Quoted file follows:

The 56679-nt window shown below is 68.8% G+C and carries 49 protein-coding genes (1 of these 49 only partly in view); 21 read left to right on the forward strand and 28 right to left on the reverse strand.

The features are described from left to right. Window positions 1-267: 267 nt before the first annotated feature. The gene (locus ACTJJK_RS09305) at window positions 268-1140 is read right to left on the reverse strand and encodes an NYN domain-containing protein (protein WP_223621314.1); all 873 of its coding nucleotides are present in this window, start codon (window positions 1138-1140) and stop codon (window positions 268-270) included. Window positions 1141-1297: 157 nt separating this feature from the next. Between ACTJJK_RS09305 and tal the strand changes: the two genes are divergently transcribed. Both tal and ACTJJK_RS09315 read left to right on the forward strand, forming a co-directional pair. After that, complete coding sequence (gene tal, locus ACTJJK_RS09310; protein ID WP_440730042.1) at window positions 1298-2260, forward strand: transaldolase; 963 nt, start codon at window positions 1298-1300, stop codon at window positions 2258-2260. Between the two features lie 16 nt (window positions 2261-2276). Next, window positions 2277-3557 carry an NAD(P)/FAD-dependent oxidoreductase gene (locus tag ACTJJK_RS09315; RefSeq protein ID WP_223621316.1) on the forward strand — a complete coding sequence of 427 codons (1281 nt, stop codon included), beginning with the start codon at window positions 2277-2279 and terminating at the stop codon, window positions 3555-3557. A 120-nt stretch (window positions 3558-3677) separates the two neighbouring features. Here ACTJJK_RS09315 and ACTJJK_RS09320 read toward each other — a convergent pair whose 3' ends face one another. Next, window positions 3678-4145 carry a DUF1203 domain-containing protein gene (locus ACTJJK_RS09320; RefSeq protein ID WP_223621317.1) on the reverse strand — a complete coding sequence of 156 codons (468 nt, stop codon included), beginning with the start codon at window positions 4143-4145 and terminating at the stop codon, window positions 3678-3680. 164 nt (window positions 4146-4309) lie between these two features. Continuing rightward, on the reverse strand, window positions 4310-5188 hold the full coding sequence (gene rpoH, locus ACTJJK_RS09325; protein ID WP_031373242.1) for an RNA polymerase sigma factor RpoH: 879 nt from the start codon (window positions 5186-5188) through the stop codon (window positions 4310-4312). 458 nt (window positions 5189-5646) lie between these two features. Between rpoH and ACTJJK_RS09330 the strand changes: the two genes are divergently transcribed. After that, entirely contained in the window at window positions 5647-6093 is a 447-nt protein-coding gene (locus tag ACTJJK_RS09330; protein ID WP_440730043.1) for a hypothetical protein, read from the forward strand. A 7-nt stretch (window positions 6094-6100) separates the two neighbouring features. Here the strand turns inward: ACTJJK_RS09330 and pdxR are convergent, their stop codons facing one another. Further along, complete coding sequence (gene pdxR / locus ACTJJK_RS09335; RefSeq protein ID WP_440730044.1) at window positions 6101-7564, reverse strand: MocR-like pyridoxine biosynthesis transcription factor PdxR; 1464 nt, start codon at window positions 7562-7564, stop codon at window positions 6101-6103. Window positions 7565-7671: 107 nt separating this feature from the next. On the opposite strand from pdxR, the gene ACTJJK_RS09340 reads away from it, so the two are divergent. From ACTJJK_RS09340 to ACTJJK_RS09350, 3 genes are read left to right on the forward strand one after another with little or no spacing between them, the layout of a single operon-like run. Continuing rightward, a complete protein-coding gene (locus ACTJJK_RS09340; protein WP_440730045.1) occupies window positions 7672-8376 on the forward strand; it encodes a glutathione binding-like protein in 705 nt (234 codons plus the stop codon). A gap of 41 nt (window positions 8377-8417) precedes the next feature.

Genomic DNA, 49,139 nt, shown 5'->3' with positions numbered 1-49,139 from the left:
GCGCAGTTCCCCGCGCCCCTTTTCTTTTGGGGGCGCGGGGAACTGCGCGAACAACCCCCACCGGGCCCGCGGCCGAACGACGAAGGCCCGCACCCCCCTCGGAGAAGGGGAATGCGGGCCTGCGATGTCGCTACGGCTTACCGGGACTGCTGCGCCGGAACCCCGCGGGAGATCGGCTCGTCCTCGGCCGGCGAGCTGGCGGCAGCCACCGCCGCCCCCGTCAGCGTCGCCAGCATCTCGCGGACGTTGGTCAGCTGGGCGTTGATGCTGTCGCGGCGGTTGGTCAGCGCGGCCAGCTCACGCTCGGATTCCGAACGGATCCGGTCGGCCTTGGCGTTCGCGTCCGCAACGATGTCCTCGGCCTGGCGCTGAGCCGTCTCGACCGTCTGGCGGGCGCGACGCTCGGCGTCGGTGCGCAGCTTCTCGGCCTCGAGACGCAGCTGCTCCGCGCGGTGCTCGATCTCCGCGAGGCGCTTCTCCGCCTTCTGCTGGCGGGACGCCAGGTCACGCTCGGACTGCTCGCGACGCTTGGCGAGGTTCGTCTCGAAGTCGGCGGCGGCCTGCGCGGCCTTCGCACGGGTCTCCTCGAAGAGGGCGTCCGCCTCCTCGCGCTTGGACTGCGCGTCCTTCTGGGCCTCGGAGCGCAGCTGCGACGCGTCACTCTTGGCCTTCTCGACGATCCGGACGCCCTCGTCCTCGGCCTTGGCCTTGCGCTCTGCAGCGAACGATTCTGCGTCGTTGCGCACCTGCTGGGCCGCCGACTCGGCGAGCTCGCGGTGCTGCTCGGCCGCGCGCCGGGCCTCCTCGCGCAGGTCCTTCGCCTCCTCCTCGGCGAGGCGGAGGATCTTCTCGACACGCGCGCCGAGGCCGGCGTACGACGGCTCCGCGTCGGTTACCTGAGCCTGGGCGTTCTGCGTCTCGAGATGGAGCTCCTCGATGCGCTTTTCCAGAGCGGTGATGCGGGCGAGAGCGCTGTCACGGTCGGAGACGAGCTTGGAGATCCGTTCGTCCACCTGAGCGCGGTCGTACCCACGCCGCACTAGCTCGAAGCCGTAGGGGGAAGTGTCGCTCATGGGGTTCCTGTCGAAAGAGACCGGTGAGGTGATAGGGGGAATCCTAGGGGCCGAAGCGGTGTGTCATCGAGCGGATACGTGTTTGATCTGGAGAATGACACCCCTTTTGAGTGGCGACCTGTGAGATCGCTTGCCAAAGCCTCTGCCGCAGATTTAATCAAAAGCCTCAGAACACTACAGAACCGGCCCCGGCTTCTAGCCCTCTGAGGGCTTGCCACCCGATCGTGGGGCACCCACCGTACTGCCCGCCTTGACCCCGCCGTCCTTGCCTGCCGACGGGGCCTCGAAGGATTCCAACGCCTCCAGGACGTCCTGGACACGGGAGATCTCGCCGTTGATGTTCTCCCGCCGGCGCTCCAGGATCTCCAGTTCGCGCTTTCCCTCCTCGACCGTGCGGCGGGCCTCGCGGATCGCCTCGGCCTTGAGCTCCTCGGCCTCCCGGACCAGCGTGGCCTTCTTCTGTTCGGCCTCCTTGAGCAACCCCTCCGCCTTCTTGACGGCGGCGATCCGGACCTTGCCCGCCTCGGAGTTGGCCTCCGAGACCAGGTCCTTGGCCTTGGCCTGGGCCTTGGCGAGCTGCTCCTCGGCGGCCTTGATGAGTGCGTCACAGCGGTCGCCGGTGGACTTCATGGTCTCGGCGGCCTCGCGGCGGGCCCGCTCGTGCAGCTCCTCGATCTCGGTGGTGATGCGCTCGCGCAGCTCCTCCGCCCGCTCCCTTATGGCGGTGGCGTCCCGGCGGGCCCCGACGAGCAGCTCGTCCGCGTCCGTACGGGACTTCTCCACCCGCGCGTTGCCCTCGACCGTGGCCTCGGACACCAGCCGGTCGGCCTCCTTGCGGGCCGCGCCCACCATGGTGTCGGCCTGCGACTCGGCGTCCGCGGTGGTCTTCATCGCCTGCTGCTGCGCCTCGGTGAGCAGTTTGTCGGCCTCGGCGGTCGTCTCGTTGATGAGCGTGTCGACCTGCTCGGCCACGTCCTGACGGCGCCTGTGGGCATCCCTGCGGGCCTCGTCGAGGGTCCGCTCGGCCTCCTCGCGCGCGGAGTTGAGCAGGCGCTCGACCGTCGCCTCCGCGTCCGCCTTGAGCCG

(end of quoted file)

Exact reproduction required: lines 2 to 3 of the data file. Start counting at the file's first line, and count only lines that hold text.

The features are described from left to right. Window positions 1-267: 267 nt before the first annotated feature. The gene (locus ACTJJK_RS09305) at window positions 268-1140 is read right to left on the reverse strand and encodes an NYN domain-containing protein (protein WP_223621314.1); all 873 of its coding nucleotides are present in this window, start codon (window positions 1138-1140) and stop codon (window positions 268-270) included. Window positions 1141-1297: 157 nt separating this feature from the next. Between ACTJJK_RS09305 and tal the strand changes: the two genes are divergently transcribed. Both tal and ACTJJK_RS09315 read left to right on the forward strand, forming a co-directional pair. After that, complete coding sequence (gene tal, locus ACTJJK_RS09310; protein ID WP_440730042.1) at window positions 1298-2260, forward strand: transaldolase; 963 nt, start codon at window positions 1298-1300, stop codon at window positions 2258-2260. Between the two features lie 16 nt (window positions 2261-2276). Next, window positions 2277-3557 carry an NAD(P)/FAD-dependent oxidoreductase gene (locus tag ACTJJK_RS09315; RefSeq protein ID WP_223621316.1) on the forward strand — a complete coding sequence of 427 codons (1281 nt, stop codon included), beginning with the start codon at window positions 2277-2279 and terminating at the stop codon, window positions 3555-3557. A 120-nt stretch (window positions 3558-3677) separates the two neighbouring features. Here ACTJJK_RS09315 and ACTJJK_RS09320 read toward each other — a convergent pair whose 3' ends face one another. Next, window positions 3678-4145 carry a DUF1203 domain-containing protein gene (locus ACTJJK_RS09320; RefSeq protein ID WP_223621317.1) on the reverse strand — a complete coding sequence of 156 codons (468 nt, stop codon included), beginning with the start codon at window positions 4143-4145 and terminating at the stop codon, window positions 3678-3680. 164 nt (window positions 4146-4309) lie between these two features. Continuing rightward, on the reverse strand, window positions 4310-5188 hold the full coding sequence (gene rpoH, locus ACTJJK_RS09325; protein ID WP_031373242.1) for an RNA polymerase sigma factor RpoH: 879 nt from the start codon (window positions 5186-5188) through the stop codon (window positions 4310-4312). 458 nt (window positions 5189-5646) lie between these two features. Between rpoH and ACTJJK_RS09330 the strand changes: the two genes are divergently transcribed. After that, entirely contained in the window at window positions 5647-6093 is a 447-nt protein-coding gene (locus tag ACTJJK_RS09330; protein ID WP_440730043.1) for a hypothetical protein, read from the forward strand. A 7-nt stretch (window positions 6094-6100) separates the two neighbouring features. Here the strand turns inward: ACTJJK_RS09330 and pdxR are convergent, their stop codons facing one another. Further along, complete coding sequence (gene pdxR / locus ACTJJK_RS09335; RefSeq protein ID WP_440730044.1) at window positions 6101-7564, reverse strand: MocR-like pyridoxine biosynthesis transcription factor PdxR; 1464 nt, start codon at window positions 7562-7564, stop codon at window positions 6101-6103. Window positions 7565-7671: 107 nt separating this feature from the next. On the opposite strand from pdxR, the gene ACTJJK_RS09340 reads away from it, so the two are divergent. From ACTJJK_RS09340 to ACTJJK_RS09350, 3 genes are read left to right on the forward strand one after another with little or no spacing between them, the layout of a single operon-like run. Continuing rightward, a complete protein-coding gene (locus ACTJJK_RS09340; protein WP_440730045.1) occupies window positions 7672-8376 on the forward strand; it encodes a glutathione binding-like protein in 705 nt (234 codons plus the stop codon). A gap of 41 nt (window positions 8377-8417) precedes the next feature.

Genomic DNA, 49,139 nt, shown 5'->3' with positions numbered 1-49,139 from the left: